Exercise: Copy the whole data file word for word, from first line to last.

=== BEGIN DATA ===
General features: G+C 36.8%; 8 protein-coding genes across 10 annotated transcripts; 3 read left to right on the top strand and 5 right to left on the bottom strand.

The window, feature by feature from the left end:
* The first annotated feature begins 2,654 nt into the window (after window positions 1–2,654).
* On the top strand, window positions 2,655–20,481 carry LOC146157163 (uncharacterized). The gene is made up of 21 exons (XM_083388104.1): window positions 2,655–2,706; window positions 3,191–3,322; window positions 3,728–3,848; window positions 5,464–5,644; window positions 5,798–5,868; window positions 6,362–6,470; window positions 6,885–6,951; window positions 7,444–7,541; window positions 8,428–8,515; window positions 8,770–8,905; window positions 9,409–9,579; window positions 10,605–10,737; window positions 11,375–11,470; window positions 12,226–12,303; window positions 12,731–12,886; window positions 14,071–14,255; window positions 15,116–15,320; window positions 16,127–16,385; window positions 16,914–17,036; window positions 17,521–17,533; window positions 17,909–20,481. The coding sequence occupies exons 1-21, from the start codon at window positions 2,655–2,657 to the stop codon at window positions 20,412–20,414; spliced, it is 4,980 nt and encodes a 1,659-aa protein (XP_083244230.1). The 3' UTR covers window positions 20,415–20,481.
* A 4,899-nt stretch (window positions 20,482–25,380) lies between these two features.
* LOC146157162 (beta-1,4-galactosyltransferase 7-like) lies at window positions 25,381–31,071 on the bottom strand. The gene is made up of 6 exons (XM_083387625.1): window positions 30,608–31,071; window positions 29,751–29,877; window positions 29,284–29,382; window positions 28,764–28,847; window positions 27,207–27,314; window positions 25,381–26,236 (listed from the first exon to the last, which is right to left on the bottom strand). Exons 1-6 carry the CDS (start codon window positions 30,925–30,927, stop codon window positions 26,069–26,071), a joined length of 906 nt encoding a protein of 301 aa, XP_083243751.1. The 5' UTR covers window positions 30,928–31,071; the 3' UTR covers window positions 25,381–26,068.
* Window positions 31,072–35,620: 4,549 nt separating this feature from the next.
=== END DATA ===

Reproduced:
General features: G+C 36.8%; 8 protein-coding genes across 10 annotated transcripts; 3 read left to right on the top strand and 5 right to left on the bottom strand.

The window, feature by feature from the left end:
* The first annotated feature begins 2,654 nt into the window (after window positions 1–2,654).
* On the top strand, window positions 2,655–20,481 carry LOC146157163 (uncharacterized). The gene is made up of 21 exons (XM_083388104.1): window positions 2,655–2,706; window positions 3,191–3,322; window positions 3,728–3,848; window positions 5,464–5,644; window positions 5,798–5,868; window positions 6,362–6,470; window positions 6,885–6,951; window positions 7,444–7,541; window positions 8,428–8,515; window positions 8,770–8,905; window positions 9,409–9,579; window positions 10,605–10,737; window positions 11,375–11,470; window positions 12,226–12,303; window positions 12,731–12,886; window positions 14,071–14,255; window positions 15,116–15,320; window positions 16,127–16,385; window positions 16,914–17,036; window positions 17,521–17,533; window positions 17,909–20,481. The coding sequence occupies exons 1-21, from the start codon at window positions 2,655–2,657 to the stop codon at window positions 20,412–20,414; spliced, it is 4,980 nt and encodes a 1,659-aa protein (XP_083244230.1). The 3' UTR covers window positions 20,415–20,481.
* A 4,899-nt stretch (window positions 20,482–25,380) lies between these two features.
* LOC146157162 (beta-1,4-galactosyltransferase 7-like) lies at window positions 25,381–31,071 on the bottom strand. The gene is made up of 6 exons (XM_083387625.1): window positions 30,608–31,071; window positions 29,751–29,877; window positions 29,284–29,382; window positions 28,764–28,847; window positions 27,207–27,314; window positions 25,381–26,236 (listed from the first exon to the last, which is right to left on the bottom strand). Exons 1-6 carry the CDS (start codon window positions 30,925–30,927, stop codon window positions 26,069–26,071), a joined length of 906 nt encoding a protein of 301 aa, XP_083243751.1. The 5' UTR covers window positions 30,928–31,071; the 3' UTR covers window positions 25,381–26,068.
* Window positions 31,072–35,620: 4,549 nt separating this feature from the next.